There's nothing remotely elegant about the starting point of one of Christopher Hale's projects: just a stack of several pieces of different types and lengths of wood glued together.
But after as little as 30 minutes or as much as several hours of cutting, planing and sanding, the Medford resident will have produced a side view "half model" of a boat that is clearly a work of art and a demonstration of a type of historical maritime craftsmanship that is becoming increasingly rare.
Hale, 51, has been involved in boatbuilding one way or another since starting a two-year trade school program in Maine when he was 18. For the past 15 years, his day job has been building and repairing craft at the historic Frank M. Weeks Yacht Yard in Patchogue. Before that, Hale worked at Seafarer Yachts, then at Coecles Harbor Marina and Boatyard on Shelter Island and for traditional wood boatbuilder Fred Scopinich of East Quogue, who is also a carver of half models.
But his hobby and sideline business since the mid-1990s has been carving half models, usually in the shavings-layered shed behind his house.
"My great-grandfather was a boatbuilder in Brooklyn in the late 1800s and early 1900s" and built half models as part of that business, Hale said. He inherited three of his ancestor's workboat half models, which are now mounted on the wall of his living room. "I always thought they were kind of cool," Hale added.
Hale, who is self-taught, figures he has made at least 150 half models of powered craft and sailboats.
Traditionally, half-model carving was a quick and easy way for local builders to design a boat.
"Half-model making helped guide the boat builders so they could make sure that the customer understood the kind of boat they were going to get," said Nancy Solomon, executive director of Long Island Traditions, a nonprofit history group that specializes in maritime heritage and has an exhibition on historical boatyards underway in Port Jefferson, where Hale will demonstrate his craft Aug. 3-4. "But it also served as a physical artifact that many boatbuilders considered part of their heritage."
Though Hale said boatbuilders "had nautical drafting and naval architecture since at least the 1700s," Solomon noted that "blueprints were used much more by higher-end boatbuilders." At the height of Long Island boatbuilding, there would have been dozens of builders along the shoreline using the half-model techniques from the late 1800s to the mid-1950s, she said.
Some custom wooden boatbuilders still carve half models for the traditional purposes and then present them to the owners of the boats they build. But Hale has little company carving half models as stand-alone projects.
In pursuing his form of traditional folk art, Hale works with some historical tools such as small shaving planes, but much of his work embraces power saws and sanders.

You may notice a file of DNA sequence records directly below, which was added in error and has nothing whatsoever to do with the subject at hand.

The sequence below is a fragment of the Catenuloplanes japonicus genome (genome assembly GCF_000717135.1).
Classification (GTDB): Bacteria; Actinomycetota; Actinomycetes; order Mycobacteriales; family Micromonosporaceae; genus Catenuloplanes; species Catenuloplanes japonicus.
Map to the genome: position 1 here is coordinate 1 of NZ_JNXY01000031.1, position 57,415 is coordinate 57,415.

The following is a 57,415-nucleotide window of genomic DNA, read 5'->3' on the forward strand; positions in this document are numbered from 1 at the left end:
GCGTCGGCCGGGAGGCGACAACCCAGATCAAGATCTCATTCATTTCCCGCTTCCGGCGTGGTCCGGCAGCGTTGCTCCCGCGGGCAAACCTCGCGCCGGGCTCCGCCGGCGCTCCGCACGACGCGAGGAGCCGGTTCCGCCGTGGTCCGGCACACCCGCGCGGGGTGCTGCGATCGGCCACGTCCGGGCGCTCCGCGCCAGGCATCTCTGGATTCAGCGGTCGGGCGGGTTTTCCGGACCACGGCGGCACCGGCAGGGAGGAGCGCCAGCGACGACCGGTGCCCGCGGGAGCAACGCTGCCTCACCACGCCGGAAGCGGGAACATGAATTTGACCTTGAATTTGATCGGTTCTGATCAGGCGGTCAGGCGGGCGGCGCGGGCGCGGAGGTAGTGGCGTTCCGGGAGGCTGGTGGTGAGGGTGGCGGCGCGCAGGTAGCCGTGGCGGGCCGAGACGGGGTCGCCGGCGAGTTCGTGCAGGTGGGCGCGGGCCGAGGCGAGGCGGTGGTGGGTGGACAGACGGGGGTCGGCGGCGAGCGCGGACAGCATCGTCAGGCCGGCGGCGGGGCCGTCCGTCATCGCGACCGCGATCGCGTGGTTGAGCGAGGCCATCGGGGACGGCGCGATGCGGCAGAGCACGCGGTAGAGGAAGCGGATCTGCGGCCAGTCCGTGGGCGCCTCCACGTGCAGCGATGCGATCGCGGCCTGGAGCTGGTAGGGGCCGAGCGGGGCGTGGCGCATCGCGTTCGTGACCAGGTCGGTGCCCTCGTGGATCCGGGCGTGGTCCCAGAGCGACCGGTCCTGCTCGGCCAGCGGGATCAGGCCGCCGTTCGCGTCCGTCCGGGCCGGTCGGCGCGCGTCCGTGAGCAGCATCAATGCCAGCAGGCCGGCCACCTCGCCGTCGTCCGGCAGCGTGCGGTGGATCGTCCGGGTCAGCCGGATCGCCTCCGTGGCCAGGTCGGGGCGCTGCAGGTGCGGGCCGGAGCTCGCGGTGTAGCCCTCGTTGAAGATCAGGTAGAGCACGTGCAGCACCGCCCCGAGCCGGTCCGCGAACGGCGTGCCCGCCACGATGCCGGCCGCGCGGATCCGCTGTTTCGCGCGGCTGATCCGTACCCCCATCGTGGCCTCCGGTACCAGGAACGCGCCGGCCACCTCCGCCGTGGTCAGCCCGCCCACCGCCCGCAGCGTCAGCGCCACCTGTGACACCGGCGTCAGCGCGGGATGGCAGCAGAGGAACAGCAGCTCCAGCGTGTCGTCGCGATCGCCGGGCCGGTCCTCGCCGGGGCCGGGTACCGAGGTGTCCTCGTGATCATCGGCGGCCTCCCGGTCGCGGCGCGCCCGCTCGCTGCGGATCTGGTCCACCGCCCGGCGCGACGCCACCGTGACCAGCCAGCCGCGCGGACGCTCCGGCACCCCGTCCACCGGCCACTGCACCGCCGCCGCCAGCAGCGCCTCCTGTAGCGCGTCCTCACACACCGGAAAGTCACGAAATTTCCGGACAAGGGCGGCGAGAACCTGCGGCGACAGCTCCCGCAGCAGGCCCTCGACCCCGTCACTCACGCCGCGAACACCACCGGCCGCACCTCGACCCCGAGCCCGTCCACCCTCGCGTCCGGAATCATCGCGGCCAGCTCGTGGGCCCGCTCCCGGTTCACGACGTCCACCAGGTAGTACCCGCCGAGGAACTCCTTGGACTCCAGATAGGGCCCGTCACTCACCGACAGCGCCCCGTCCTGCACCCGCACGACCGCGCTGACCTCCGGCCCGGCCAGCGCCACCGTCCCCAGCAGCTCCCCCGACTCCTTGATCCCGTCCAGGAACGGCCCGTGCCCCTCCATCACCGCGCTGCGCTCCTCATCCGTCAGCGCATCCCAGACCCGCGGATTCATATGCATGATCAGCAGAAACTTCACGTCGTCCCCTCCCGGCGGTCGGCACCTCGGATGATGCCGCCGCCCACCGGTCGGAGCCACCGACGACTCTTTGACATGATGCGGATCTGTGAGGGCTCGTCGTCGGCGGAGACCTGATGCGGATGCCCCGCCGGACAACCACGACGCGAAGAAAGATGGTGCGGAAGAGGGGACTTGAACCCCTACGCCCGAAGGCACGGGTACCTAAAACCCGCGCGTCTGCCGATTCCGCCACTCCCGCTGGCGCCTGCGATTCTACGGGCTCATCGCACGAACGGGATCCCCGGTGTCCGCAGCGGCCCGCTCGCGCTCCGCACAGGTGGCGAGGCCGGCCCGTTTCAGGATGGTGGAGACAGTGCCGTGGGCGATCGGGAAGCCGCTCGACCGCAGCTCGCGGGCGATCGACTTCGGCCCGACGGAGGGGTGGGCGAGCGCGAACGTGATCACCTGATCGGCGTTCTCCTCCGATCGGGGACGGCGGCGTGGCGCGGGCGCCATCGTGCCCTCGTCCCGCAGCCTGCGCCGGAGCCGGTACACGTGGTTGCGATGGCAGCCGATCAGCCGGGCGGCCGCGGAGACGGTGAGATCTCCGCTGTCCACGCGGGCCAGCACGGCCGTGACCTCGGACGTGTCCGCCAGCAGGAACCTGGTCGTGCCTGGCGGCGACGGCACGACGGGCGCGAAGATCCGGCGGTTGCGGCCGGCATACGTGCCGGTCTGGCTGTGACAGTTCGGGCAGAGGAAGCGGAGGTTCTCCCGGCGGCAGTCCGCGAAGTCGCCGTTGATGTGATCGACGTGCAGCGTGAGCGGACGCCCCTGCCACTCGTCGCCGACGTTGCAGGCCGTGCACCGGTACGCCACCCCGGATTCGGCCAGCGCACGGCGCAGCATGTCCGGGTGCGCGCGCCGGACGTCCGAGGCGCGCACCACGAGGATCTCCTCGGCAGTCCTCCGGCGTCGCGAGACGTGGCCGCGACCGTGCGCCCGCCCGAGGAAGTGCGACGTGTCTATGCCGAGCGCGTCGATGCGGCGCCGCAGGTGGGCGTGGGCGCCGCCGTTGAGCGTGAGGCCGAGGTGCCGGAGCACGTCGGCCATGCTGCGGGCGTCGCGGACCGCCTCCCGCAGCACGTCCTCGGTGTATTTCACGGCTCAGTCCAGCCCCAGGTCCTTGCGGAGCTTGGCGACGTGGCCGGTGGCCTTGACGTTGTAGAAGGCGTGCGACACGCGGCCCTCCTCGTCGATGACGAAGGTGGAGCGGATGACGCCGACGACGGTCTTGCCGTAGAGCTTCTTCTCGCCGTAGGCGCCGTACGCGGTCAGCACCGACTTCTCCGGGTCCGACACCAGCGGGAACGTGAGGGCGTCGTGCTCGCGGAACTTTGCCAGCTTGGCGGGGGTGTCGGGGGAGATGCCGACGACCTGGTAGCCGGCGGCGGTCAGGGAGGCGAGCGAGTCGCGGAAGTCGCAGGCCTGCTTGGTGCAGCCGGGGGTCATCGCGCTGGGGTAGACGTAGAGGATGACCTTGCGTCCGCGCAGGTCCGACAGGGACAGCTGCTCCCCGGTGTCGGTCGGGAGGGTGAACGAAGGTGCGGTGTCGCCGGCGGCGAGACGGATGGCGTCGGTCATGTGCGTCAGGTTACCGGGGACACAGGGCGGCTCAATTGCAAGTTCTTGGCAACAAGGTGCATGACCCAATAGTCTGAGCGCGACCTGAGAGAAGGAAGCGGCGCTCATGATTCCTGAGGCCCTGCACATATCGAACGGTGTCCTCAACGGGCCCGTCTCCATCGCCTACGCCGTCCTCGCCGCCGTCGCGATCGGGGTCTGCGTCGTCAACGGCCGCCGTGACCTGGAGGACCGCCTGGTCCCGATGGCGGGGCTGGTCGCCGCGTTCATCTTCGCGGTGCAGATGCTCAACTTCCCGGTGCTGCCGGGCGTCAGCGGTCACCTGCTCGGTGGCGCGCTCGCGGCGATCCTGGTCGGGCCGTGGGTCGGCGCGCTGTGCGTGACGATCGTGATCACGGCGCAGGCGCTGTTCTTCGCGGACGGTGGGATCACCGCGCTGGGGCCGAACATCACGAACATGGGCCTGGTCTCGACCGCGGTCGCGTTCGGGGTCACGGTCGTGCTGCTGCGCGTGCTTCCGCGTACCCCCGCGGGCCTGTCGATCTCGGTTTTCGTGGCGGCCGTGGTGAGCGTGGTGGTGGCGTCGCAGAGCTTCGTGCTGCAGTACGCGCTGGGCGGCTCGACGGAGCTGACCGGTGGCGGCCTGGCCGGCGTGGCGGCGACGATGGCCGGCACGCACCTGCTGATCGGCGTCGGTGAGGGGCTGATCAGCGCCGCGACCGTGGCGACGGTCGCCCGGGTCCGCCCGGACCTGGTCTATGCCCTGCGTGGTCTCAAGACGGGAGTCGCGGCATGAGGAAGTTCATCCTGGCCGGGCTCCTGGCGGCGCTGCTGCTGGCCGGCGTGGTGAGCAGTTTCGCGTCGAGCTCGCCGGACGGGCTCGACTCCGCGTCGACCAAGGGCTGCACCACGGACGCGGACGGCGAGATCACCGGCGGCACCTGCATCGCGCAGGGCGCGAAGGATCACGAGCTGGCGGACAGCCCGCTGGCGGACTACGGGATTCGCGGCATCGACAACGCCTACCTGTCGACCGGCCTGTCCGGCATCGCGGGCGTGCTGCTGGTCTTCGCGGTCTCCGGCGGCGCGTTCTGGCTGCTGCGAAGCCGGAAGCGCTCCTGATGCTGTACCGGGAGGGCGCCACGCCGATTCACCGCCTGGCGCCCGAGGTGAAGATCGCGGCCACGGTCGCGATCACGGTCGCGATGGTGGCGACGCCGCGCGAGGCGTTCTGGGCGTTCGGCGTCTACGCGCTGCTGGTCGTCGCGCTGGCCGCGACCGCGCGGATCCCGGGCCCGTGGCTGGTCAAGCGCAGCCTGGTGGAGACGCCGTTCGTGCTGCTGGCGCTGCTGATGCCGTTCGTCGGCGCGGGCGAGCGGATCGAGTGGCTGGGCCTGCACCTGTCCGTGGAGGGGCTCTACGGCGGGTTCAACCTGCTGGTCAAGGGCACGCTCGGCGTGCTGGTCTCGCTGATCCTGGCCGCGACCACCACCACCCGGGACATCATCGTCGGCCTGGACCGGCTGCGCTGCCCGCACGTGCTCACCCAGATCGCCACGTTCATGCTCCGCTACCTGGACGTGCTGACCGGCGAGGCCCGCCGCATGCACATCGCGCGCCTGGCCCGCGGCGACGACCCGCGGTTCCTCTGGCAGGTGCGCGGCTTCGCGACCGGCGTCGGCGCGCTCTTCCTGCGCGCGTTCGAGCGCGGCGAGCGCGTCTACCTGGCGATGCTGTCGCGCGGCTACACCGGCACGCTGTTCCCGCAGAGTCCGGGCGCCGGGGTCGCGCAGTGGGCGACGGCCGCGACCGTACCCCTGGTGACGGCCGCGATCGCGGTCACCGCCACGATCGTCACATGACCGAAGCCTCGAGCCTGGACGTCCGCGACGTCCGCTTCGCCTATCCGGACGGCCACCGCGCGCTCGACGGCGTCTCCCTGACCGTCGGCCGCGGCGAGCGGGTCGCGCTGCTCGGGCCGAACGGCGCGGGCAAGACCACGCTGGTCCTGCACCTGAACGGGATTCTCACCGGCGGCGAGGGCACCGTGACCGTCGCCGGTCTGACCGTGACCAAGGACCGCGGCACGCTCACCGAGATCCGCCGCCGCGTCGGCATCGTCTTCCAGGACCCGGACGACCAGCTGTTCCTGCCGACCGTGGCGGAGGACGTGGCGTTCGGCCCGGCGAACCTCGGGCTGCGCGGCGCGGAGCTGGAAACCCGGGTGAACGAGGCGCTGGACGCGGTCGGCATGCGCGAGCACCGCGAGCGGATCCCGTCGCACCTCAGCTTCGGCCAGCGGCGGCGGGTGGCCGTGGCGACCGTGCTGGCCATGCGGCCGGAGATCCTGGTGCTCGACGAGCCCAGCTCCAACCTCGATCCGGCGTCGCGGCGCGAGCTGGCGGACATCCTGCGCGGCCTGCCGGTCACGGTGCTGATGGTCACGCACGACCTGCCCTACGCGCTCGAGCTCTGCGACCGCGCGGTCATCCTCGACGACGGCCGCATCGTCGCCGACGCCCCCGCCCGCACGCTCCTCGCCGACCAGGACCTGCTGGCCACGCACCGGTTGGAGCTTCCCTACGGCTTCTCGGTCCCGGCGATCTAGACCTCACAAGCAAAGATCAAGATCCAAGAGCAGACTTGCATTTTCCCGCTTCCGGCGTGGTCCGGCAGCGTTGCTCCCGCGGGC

He sells to people who have boats and want a folk art replica, and to those who just like maritime folk art. Hale charges $75 for a painted clamboat, and sailboats start at $125.
The models are rarely carved from a single piece of wood. "That would take a lot of time, and it's bad for your wrist," Hale said.
There are various methods for making a half model using layers of wood. Traditionally, layers are screwed or glued together horizontally to outline the shape of the hull. Then, after rough cutting the layers, they are disassembled for finishing.
Hale prefers to carve the whole assembly together. "It takes way too long to cut those pieces down," he said. "I'm very skilled with the disk sander and grinder, and I've created modified special tools to do this."
Hale starts with a photograph or drawing of a boat and then uses architect's proportional dividers to calculate the dimensions for the desired scale of his carving.
Once he has his assemblage of wood layers, he uses flat wood patterns to trace the side view on one side and the top-down view on the top, and make initial cuts in the shape of the hull on his electric band saw. Then, he'll spend a half-hour or more with an electric disk sander, then start doing finer work with the hand planes and finishing with hand sanding, repeating the cycle as necessary.
Hale uses various types of easily shaped wood -- primarily mahogany, spruce and poplar. He prefers old recycled wood. "It means taking less trees down and it looks good," he said. "It's got tighter grain usually."
In Hale's skilled hands, a foot-long model of a garvey -- a local powered workboat -- takes about an hour from start to finish since he has already made the wooden pattern. The larger 3-foot-long traditional America's Cup sailing yacht models that are his passion take about six hours to fashion.
For models of specific sailboats with precise lines, Hale will check his potentially finished work against the original dimensions. But for workboats with variable designs like the Great South Bay garvey, Hale has another barometer.
"I know when to stop -- when it looks right."
To see more on shore
Boat half-model carver Christopher Hale will demonstrate his craft at a maritime event Aug. 3-4 in Port Jefferson.
His appearance is part of an exhibition sponsored by the nonprofit history group Long Island Traditions, whose "From Shore to Shore: Boat Builders of Westchester and Long Island" is on display at the Port Jefferson Village Center in a restored building at the former Bayles Shipyard at 101 E. Broadway. It runs until Sept. 2; hours are 11 a.m. to 4 p.m., and admission to the exhibition and program is free.
More information is available at longislandtraditions.org or at 516-767-8803.
For more information on Hale and his half models, he can be reached at firstname.lastname@example.org. -- BILL BLEYER